The summary OR for ever, current and past male smokers were 1.89 (1.56 to 2.28), 1.87 (1.49 to 2.34) and 1.76 (1.33 to 2.31), respectively. For RF-positive RA, the summary OR for ever, current and past smokers were 3.02 (2.35 to 3.88), 3.91 (2.78 to 5.50) and 2.46 (1.74 to 3.47). The summary OR for 20 or more pack-years of smoking compared with non-smokers was 2.31 (1.55 to 3.41).
In the seven case–control studies11 18 19 20 21 22 35 36 the summary OR for ever, current and past smokers were 1.87 (1.53 to 2.29), 1.89 (1.49 to 2.40) and 1.79 (1.34 to 2.38). Differences in smoking status were not significant.
For only RF-positive RA, the summary OR for ever, current and past smokers were 2.35 (1.64 to 3.35), 3.14 (1.70 to 5.82) and 2.35 (1.58 to 3.51), and for RF-negative RA only, the summary OR for ever, current and past smokers were 0.90 (0.52 to 1.27), 1.31 (0.62 to 2.76) and 0.96 (0.61 to 1.51).
Only one cohort study7 was identified in the male subgroup population.
Subgroup analysis for female population (table 2B, fig 4)
The summary OR for ever, current and past female smokers were 1.27 (1.12 to 1.44), 1.31 (1.12 to 1.54) and 1.22 (1.06 to 1.40), respectively. For RF-positive RA, the summary OR for ever, current and past smokers were 1.34 (0.99 to 1.80), 1.29 (0.94 to 1.77) and 1.21 (0.83 to 1.77). Summary OR for 20 or more pack-years of smoking was 1.75 (1.52 to 2.02). Heterogeneities were statistically significant,but meta-regression analyses findings for smoking rate and study quality were not significant.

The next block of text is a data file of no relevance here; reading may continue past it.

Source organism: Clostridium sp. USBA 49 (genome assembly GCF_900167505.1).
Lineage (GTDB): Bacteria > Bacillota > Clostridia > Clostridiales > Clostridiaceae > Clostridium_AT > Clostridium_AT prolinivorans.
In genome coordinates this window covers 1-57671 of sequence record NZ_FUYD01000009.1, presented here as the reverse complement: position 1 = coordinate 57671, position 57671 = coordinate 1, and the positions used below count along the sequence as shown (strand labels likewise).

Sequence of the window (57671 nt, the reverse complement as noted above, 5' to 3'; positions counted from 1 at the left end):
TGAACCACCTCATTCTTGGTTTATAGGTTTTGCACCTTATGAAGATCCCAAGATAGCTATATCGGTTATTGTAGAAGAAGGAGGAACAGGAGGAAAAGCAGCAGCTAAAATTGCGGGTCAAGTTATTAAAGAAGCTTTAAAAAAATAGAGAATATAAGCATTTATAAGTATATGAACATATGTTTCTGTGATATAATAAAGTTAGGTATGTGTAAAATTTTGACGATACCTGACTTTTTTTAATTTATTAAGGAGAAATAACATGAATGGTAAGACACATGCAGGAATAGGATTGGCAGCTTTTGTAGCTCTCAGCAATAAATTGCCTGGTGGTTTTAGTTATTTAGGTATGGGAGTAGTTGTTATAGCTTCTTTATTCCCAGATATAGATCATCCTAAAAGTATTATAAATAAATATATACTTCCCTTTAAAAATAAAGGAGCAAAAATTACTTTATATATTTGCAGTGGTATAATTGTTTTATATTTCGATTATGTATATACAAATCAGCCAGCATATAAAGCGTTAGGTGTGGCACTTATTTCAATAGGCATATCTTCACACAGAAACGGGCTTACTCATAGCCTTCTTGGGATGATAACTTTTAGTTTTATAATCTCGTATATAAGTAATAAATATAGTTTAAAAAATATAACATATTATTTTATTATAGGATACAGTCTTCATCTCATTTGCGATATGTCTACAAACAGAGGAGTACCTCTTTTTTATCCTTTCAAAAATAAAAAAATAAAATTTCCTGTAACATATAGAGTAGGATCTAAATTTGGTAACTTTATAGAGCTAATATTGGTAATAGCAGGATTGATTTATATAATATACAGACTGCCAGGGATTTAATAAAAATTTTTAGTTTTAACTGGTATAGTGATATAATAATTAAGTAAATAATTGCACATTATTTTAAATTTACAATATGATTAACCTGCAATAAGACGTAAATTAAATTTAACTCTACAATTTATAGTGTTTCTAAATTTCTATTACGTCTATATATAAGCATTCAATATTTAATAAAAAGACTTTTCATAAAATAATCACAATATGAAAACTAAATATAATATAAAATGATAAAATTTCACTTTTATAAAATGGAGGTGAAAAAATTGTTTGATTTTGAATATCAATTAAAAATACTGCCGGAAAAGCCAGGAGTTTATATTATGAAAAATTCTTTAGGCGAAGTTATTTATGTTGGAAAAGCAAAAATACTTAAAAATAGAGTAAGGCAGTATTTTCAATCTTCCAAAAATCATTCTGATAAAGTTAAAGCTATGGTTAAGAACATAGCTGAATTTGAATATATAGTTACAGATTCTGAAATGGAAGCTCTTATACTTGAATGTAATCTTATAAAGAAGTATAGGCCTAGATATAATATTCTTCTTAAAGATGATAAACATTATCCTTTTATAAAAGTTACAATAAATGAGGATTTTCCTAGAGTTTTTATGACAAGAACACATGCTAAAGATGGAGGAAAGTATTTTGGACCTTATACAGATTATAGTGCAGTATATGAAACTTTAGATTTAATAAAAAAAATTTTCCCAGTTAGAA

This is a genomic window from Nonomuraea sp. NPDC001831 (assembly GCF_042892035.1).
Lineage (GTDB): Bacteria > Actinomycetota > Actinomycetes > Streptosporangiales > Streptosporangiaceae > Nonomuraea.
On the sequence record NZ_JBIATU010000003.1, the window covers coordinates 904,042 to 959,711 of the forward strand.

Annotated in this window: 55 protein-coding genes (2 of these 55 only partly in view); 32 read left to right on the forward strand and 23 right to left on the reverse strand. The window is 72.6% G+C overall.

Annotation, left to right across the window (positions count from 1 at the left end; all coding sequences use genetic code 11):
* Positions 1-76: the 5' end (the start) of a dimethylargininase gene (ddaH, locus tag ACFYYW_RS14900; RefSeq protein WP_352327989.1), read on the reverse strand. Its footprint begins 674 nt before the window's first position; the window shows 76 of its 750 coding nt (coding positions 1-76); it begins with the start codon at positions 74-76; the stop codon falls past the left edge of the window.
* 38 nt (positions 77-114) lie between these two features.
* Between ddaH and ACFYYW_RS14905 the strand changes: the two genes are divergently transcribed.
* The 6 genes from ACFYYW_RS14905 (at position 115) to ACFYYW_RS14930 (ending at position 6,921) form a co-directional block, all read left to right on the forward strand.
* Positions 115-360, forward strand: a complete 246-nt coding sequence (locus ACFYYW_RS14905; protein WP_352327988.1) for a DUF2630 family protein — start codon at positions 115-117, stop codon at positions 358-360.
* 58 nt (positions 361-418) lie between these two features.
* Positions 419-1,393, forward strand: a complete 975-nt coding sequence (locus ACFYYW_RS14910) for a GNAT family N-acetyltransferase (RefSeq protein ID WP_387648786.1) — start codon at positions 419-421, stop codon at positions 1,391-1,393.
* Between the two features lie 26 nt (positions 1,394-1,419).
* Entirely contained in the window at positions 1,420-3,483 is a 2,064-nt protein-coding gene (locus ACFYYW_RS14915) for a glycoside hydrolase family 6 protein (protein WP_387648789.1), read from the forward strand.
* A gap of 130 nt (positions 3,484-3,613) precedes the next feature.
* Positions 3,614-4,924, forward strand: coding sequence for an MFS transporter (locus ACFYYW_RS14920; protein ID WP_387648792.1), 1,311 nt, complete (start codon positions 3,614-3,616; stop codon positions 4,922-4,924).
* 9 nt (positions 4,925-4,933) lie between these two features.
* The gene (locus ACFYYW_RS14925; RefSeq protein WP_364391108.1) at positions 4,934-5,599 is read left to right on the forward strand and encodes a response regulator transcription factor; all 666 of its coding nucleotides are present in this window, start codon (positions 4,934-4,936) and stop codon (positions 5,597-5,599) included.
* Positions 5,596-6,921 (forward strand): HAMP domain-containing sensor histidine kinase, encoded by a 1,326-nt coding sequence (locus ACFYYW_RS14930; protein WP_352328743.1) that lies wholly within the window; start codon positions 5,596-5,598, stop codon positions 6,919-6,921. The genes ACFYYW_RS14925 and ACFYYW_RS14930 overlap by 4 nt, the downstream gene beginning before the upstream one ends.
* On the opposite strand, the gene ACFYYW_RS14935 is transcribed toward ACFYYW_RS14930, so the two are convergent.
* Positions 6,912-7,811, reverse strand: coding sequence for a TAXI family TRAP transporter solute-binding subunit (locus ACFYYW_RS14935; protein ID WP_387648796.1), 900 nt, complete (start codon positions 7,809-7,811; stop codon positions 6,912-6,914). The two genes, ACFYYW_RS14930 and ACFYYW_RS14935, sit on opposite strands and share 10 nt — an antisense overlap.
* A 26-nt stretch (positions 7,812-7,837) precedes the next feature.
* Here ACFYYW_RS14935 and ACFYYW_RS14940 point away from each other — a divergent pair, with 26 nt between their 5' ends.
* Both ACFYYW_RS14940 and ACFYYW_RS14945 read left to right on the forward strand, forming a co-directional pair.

For the nine case–control studies,8 11 18 19 20 21 22 34 35 36 the summary OR for ever, current and past smokers were 1.27 (1.05 to 1.54), 1.19 (0.88 to 1.61) and 1.24 (1.04 to 1.48). Differences among the three categories of smokers were not significant. For RF-positive RA, the summary OR for ever, current and past smokers were 1.32 (0.87 to 2.02), 1.15 (0.57 to 2.31) and 1.21 (0.76 to 1.90). For RF-negative RA, the summary OR for ever, current and past smokers were 0.89 (0.64 to 1.21), 1.47 (0.87 to 2.49) and 0.87 (0.63 to 1.21).
For the five cohort studies,5 7 10 37 39 the summary OR for ever, current and past smokers were 1.27 (1.07 to 1.50), 1.37 (1.13 to 1.65) and 1.20 (0.96 to 1.49). Differences among the three categories of smokers were not significant. For RF-positive RA, the summary OR for ever, current and past smokers were 1.30 (0.88 to 1.94), 1.33 (0.94 to 1.90) and 1.24 (0.64 to 2.38). For RF-negative RA, the summary OR for ever, current and past smokers were 1.15 (0.74 to 1.76), 1.22 (0.93 to 1.56) and 1.29 (0.99 to 1.67).
The study quality of one female cohort study5 was lower than that of the others, but our results remained robust even after the exclusion of this low quality study.
This is the first meta-analysis to examine the question of whether smoking is a risk factor for the development of RA, and our analysis clearly showed it is.